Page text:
On March 13, 2013, the New York City Council passed a bill amending the New York City Human Rights Law to prohibit discrimination based on an individual's unemployment, overriding Mayor Bloomberg's veto. The law is the latest expansion of the New York City Human Rights Law, which already contains more protected classes than the corresponding federal and New York state laws, and is effective on June 11, 2013.

The law defines "unemployment" as not having a job, being available for work and seeking employment. The law prohibits New York City employers (who have at least four employees) and employment agencies from basing an employment decision regarding hiring; compensation; or the terms, conditions or privileges of employment on an applicant's unemployment. Additionally, the law prohibits employers and employment agencies from advertising a job vacancy in New York City that requires applicants to be currently employed.

The law does not prohibit a New York City employer from considering an applicant's unemployment where there is a substantially job-related reason for doing so or inquiring into the circumstances surrounding an applicant's separation from prior employment. Additionally, the law does not prohibit an employer from considering "substantially job-related qualifications" defined as: a current and valid professional or occupational license; a certificate, registration, permit or other credential; a minimum level of education or training; or a minimum level of professional, occupational or field experience.

Unlike unemployment discrimination bills that have passed in New Jersey, Oregon and the District of Columbia, New York City's law allows job applicants to bring a private action alleging unemployment discrimination. (New Jersey's and Oregon's laws prohibit unemployment discrimination only in job advertisements.) An individual who believes he or she has been discriminated against can file a private action for damages, injunctive relief, punitive damages and reasonable attorneys' fees and costs, or go directly to the City Commission. Additionally, the City Commission can order an employer to hire the prospective employee and can impose penalties.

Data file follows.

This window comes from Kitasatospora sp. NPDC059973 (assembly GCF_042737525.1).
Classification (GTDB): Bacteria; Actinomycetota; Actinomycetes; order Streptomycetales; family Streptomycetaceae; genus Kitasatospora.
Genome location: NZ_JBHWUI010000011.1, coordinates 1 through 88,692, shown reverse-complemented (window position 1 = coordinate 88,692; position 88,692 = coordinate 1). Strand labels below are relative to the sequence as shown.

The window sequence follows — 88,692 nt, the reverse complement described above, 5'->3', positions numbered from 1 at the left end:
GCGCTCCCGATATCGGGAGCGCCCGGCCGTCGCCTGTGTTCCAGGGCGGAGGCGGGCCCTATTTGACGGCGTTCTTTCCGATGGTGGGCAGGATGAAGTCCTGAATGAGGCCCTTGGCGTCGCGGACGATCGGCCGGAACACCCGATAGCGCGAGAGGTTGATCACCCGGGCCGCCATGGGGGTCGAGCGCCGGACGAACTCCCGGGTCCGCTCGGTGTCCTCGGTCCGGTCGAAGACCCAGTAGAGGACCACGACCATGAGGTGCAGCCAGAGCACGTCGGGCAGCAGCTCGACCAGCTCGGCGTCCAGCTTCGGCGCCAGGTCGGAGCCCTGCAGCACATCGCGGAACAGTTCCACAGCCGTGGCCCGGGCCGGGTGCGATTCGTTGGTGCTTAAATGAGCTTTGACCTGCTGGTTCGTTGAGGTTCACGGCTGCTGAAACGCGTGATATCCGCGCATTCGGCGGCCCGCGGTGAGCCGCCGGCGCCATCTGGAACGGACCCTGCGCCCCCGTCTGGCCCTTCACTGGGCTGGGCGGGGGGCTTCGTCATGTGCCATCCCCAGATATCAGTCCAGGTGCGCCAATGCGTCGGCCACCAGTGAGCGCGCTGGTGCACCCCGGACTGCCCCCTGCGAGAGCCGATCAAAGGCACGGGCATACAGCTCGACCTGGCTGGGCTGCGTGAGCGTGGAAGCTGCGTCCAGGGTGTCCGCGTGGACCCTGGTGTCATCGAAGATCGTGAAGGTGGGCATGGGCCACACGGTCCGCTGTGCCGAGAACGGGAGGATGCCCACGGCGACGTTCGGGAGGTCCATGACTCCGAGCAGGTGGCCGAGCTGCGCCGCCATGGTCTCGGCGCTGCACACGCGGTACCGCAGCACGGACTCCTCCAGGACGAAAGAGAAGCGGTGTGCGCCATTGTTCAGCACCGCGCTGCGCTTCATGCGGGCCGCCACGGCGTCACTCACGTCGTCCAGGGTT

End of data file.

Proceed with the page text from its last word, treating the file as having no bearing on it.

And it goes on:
The law additionally discusses disparate impact. Disparate impact is a theory of liability that prohibits an employer from using a facially neutral employment policy or practice—it is not discriminatory on its face—if it has an adverse impact on members of a protected class. If class plaintiffs who sue under a disparate impact theory can prove the employment policy or practice had the effect of excluding the protected group, the employer must justify the continued use of the policy or practice as a "business necessity."

In New York City, a putative class of unemployed applicants can sue under a disparate impact theory and allege a policy or practice or a group of policies or practices results in a disparate impact to the unemployed. The employer then must plead and prove as an affirmative defense that such policy or practice has as its basis a substantially job-related qualification (defined above) or does not contribute to the disparate impact.

However, if the putative class demonstrates that a group of policies or practices results in a disparate impact, they are not required to demonstrate which specific policies or practices within the group result in such disparate impact. It will be up to the employer to prove that each of the named policies or practices has, as its basis, a substantially job-related qualification or does not contribute to the disparate impact. Moreover, the policy or practice resulting in disparate impact "shall be unlawful" if the putative class demonstrates using "substantial evidence" that an alternative policy or practice with less disparate impact is available to the employer and the employer does not prove that such alternative policy or practice would not serve the employer as well.

Under a disparate impact theory, an employer that often rejects unemployed applicants because they do not meet the job qualifications can be sued in a class action even if the employees' unemployed status had nothing to do with the decision not to hire them. As stated above, the employer would then have the burden of proving that the rejection of unemployed applicants was based on a substantially job-related qualification.

What This Means for New York Employers

With New York City's 9.1-percent unemployment rate, employers should have reason to be concerned that the new law will result in a flood of litigation by unemployed job applicants who are displeased after being rejected for open positions. Even baseless lawsuits can be expensive to defend. To potentially avoid liability, employers should revise any job posting that requires applicants to be employed and should ensure they do not base any employment decision going forward on an individual's unemployment status.